Cash flow savings ideas for VAT

20 May 2022

Having survived the cash flow impact of restrictions on trade during the pandemic, businesses are now facing further financial pressure from the withdrawal of coronavirus-related government support schemes. Meanwhile, the cost of living crisis, caused by a combination of high inflation outstripping wage increases and soaring energy costs, means that many customers will be looking to cut down on the goods and services they buy.

In this difficult environment, cash flow savings may be more valuable to business than ever. With this in mind, here are some ideas for how you can reorder your VAT strategy to optimise cash flow in your organisation.

  • Monthly VAT returns – businesses that claim regular VAT repayments from HMRC should change from quarterly to monthly VAT returns if they have not already done so. Monthly VAT returns should be submitted as soon as possible after the end of the month to encourage HMRC to process refunds quickly.
  • Input tax accruals – identify purchase invoices that are dated within the current VAT accounting period but have not been entered into the accounts until after they have been closed off for the period. The recoverable VAT should then be added to the input tax on the current VAT return for that VAT period rather than waiting until the next return. Adopting this approach provides a permanent one-off cash flow saving, with the effect of opening input tax accruals required to be reversed in subsequent periods as new accruals are identified and claimed.
  • VAT refunds – consider submitting claims for refunds of VAT paid overseas (or paid in the UK by overseas businesses) now, rather than waiting for the deadlines (31 December for 13th Directive refunds) for making such claims.
  • Delay in tax point by commercial landlords – landlords asked by commercial tenants to delay rental payments or request rent free periods should consider deferring the issue of relevant invoices or issuing payment requests/pro-forma invoices instead, which do not create a tax point for VAT purposes.
  • Tour operators – consider using method 1 to determine the tax point under the Tour Operators Margin Scheme (TOMS). Under method 1, the tax point for VAT purposes is the date on which the traveller departs, rather than the date of receipt of payment. HMRC also accepts that, in the event of a cancellation, there is no tax point for the supply under method 1, so VAT does not have to be accounted for on retained deposits.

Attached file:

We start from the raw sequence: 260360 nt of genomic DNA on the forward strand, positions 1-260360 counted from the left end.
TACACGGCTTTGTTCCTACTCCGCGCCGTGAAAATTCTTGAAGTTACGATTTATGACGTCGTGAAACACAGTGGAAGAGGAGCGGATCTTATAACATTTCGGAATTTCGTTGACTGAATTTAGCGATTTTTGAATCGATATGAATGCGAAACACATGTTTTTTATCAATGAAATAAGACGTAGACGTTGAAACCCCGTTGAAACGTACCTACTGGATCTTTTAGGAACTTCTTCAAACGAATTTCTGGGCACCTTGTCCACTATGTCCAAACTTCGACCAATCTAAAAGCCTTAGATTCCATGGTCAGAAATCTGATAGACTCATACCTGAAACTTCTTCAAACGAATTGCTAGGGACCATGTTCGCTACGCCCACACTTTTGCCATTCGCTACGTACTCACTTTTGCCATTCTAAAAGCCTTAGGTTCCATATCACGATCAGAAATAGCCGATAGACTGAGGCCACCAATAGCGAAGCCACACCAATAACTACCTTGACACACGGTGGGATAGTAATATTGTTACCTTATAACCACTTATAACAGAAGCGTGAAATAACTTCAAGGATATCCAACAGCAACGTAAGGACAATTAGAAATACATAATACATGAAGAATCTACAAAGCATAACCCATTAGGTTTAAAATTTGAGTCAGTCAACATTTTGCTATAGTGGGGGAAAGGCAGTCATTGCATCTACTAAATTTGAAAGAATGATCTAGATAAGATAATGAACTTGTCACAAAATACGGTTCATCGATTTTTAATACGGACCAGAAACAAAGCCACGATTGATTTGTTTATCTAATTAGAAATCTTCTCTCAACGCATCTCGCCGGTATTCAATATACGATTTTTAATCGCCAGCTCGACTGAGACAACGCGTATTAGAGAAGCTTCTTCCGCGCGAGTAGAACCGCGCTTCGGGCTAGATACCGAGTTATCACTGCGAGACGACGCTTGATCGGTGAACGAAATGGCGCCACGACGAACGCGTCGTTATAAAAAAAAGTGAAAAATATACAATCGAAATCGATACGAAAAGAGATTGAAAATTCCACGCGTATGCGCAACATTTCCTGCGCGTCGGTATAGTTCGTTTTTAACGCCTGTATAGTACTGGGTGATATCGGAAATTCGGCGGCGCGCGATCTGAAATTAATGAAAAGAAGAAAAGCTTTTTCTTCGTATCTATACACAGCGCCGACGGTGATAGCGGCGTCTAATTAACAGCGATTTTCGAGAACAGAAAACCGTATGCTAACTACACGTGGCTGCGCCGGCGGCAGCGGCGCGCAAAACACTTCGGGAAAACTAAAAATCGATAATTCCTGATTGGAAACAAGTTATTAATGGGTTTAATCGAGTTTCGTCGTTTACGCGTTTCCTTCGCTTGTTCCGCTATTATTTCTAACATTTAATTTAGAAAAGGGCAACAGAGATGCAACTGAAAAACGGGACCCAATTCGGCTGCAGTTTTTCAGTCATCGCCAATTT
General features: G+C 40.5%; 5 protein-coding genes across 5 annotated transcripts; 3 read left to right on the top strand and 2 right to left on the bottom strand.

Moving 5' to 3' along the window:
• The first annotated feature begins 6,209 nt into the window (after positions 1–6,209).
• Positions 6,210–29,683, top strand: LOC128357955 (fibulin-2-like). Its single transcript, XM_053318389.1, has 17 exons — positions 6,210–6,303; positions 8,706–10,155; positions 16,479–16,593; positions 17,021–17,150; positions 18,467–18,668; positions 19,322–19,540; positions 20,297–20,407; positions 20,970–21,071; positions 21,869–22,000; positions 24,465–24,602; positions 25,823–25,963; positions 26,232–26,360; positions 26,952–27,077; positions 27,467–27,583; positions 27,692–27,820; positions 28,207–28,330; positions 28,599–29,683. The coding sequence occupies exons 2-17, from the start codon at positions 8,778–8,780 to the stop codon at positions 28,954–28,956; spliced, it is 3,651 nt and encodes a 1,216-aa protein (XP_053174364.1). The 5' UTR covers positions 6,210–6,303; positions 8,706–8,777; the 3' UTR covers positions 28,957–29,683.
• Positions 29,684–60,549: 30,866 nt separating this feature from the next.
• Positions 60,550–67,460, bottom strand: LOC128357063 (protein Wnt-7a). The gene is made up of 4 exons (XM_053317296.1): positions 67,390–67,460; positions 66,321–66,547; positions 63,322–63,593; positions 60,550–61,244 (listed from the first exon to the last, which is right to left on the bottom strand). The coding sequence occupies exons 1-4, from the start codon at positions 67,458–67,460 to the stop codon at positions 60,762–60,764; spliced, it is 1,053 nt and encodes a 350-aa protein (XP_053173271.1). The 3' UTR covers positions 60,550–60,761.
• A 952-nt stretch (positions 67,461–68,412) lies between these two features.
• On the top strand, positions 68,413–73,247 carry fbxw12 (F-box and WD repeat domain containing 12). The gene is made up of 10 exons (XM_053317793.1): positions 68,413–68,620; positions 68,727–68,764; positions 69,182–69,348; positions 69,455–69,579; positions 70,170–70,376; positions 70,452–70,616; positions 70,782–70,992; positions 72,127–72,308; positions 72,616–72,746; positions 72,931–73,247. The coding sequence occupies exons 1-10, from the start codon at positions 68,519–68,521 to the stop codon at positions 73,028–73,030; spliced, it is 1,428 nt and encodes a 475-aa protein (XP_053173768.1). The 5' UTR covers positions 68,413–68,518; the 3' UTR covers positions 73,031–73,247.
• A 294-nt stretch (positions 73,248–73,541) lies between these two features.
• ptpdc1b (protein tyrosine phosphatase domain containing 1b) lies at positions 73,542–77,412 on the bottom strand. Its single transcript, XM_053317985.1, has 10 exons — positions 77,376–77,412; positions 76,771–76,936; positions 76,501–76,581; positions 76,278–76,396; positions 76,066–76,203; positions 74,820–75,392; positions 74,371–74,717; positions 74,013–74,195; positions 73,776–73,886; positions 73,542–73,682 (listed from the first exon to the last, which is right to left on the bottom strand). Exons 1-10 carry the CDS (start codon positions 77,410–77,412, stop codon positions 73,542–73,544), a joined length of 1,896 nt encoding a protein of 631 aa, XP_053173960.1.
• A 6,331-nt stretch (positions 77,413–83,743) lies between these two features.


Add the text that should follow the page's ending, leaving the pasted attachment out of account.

• Bad debt relief – businesses that have made supplies to customers for which they have not been paid are entitled to claim relief from VAT on bad debts. This applies to debts that remain unpaid for a period of six months after the later of the time the repayment is due and the date of the supply. Relief is conditional on the VAT having been accounted for on the supply and paid to HMRC, and the debt being written off in the day to day VAT accounts and transferred into a separate bad debt account.
  • Review VAT groups – where members of VAT groups consist of both payment and repayment businesses, consider adding or removing entities from the group to segregate payment and repayment businesses into separate VAT registrations. This could speed up repayments and/or avoid them being offset by payments.
  • VAT postponed accounting and duty deferment for imported goods – UK VAT registered entities may use postponed VAT accounting to account for import VAT on imported goods in their VAT return which covers the date of import. This means the importer may both charge itself this import VAT then, subject to the normal rules, recover it on the same VAT return, rather than having to pay this VAT upfront when the goods are imported and recover it later. To benefit from postponed VAT accounting, the importer must ensure that their VAT registration number is quoted on the customs entry for the goods. Also, instead of paying customs and excise duties at the time of import, businesses should consider applying for a duty deferment account to delay payment. The charges deferred during the calendar month must be paid as a total sum on the 15th day of the following month. Applicants must obtain a bank guarantee as security.
  • Customs warehousing – importers should consider placing goods in a customs warehouse, where they can be stored with customs charges suspended until the goods are removed for use.

It is also important to ensure online systems are working well so that staff, customers and other stakeholders have the information they need to meet compliance requirements and plan proactively. The trading climate is sure to keep evolving in the coming months and years, so businesses should always ensure their VAT planning and strategy is kept flexible and revisited regularly to make sure it remains effective.

For more information, please get in touch with Ian CarpenterPhilip Munn or your usual RSM contact.